Saturday, October 22, 2011
Thursday, October 20, 2011
These are my 20L jerry-cans. I use about 2.5 of these a week. I accomplish this by: (a.) Showering every 2-3 days (only on the days I work out), minimizing dishes (I rarely wash my pots and pans... you know... because the heat will take care of the germs!), and wearing the same clothes multiple times before washing them (I cannot believe I am admitting this... I'll wear a shirt boxers 4+ days before putting them into the "for work outs"-pile where they get a few more uses before going to the laundry pile. If I do that with boxers... imagine how I treat t-shirts and pants).
This is quickly becoming an article about how disgusting I am as a human being. Whoops!
General Ecology First Need Water Purifier: Hands down the BEST water purifier on the planet earth. Notice: I said PURIFIER, not FILTER. This bad boy takes everything out of the water all the way down to Viruses. Today is not only my 18-months-as-a-volunteer celebration, it is also the 8 month-a-versary since I put this particular purifying cartridge into the first need. The website rates these filters as good for around 150 gallons of water. But check this out: at an average of 4 liters a day for 8 months, I've purified around 960 liters of water or 253 gallons of water! And it is STILL going strong. (The trick, of course, is that I am purifying water that has been allowed to settle, so I am not mucking up the filter with large particles.)
The rain tank: My primary source for water. You would not believe how quickly a hotel where almost no one stays can empty this multi-thousand liter tank. A week?
The spring: My secondary source for water. As you can see, the spring often goes dry. Even when it flows, it is nothing more than a small trickle, so it takes about 30 to 40 minutes to fill a jerry-can. The good thing about the spring is that I've never seen it swarmed with people. As it takes so long to fill cans, people are more inclined to take their water from the borehole or the swamp. The benefit of using the spring is that I can kick back and read a book while technically fetching water.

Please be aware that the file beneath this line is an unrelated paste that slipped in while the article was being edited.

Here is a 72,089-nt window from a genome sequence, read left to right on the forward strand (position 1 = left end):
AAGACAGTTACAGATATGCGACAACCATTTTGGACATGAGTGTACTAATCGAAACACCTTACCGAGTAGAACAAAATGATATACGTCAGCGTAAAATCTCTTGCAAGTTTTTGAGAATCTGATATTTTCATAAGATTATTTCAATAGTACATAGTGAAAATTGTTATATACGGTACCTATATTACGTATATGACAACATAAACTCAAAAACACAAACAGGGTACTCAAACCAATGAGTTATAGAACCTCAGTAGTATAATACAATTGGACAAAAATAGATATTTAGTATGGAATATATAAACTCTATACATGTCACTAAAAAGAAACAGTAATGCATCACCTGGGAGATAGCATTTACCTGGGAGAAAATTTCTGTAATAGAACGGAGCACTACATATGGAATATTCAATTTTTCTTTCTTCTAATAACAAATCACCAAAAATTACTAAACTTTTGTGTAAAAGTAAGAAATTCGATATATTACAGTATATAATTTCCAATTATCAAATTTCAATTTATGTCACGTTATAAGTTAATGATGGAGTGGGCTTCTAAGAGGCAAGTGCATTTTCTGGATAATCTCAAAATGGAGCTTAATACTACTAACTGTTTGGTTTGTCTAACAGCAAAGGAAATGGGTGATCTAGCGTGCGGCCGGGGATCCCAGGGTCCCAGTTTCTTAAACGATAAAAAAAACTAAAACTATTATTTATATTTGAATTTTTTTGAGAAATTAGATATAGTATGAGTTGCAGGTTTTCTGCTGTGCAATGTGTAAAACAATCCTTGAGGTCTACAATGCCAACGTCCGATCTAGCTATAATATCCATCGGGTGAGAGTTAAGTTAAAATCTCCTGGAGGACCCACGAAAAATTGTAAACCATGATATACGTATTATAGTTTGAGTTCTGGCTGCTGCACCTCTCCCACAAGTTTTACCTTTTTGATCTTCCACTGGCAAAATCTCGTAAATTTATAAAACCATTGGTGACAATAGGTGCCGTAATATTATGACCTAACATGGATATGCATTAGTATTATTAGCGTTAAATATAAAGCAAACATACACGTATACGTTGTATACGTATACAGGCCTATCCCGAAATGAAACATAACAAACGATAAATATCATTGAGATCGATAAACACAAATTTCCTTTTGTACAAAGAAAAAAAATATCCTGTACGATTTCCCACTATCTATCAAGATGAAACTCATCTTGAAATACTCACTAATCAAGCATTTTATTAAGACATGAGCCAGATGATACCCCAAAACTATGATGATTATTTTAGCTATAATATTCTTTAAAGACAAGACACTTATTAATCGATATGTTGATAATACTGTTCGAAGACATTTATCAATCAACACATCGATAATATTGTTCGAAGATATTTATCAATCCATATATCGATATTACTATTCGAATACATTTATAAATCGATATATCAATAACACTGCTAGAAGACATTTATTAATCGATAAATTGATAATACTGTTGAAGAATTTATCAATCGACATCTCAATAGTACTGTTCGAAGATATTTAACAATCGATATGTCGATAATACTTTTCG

The Borehole: My tertiary source of water. There are several boreholes around Kyenjojo where people go to get water. Boreholes are drilled by NGOS all over Africa, and they often fall into disrepair. In Kyenjojo, for example, I've come across three that are broken down. (The most common problem with the bore-hole occurs from broken handles. The next most common is from failures in the one-way valves deep in the hole.) Typically, as the community has no ownership of the hole, when they break they simply stay broken until (a.) the original NGO returns to pay for the repair or (b.) a volunteer from another organization comes in and pays for the repair. (c.) There are instances in Uganda where PCVs have organized water committees and pooled community funds to make the repairs, this in an attempt to instill a sense of ownership of the hole in the future. There is a committee for this particular hole, and members who wish to use it must pay a few dollars a year for access.
Women carrying 20L jerry cans from the bore-hole back to their homes. "A pint's a pound the world around!" meaning these women are carrying around 42 pounds of water each for a half-mile or more. Beast.
If all else fails, I could (but never would), get water from here: The swamp. This is probably the dirtiest water around, as it contains the runoff from the city and shallow latrines around the area. A layer of oil shimmers on its surface.
Friday, October 7, 2011
To anyone who feels that they can beat respect into the young: Damn you to hell. You've failed us all. Enjoy your Karma.
Monday, October 3, 2011
Mushroom(s) – Akatuzi , Obutuzi (1k, ($0.33))
This is how the average Ugandan cooks EVERYTHING. A small pot, clay or metal, filled up with charcoal, boils the water than steams their posho (corn meal), beans or ebitooke. I ran the numbers when I bought my last propane tank, and based on the price of charcoal vs. propane, it is far more economical for a Ugandan family to continue using these stoves or the three-stone fire method than to upgrade to gas. Why? Because everything they eat requires boiling water for hours on end. Gas stoves aren't made for that.
The results are disastrous for the environment: trees are being cut down at an astonishing rate that increases every year as the population explodes. The policy is: Cut down a tree, but plant two. But the policy is rarely if ever followed.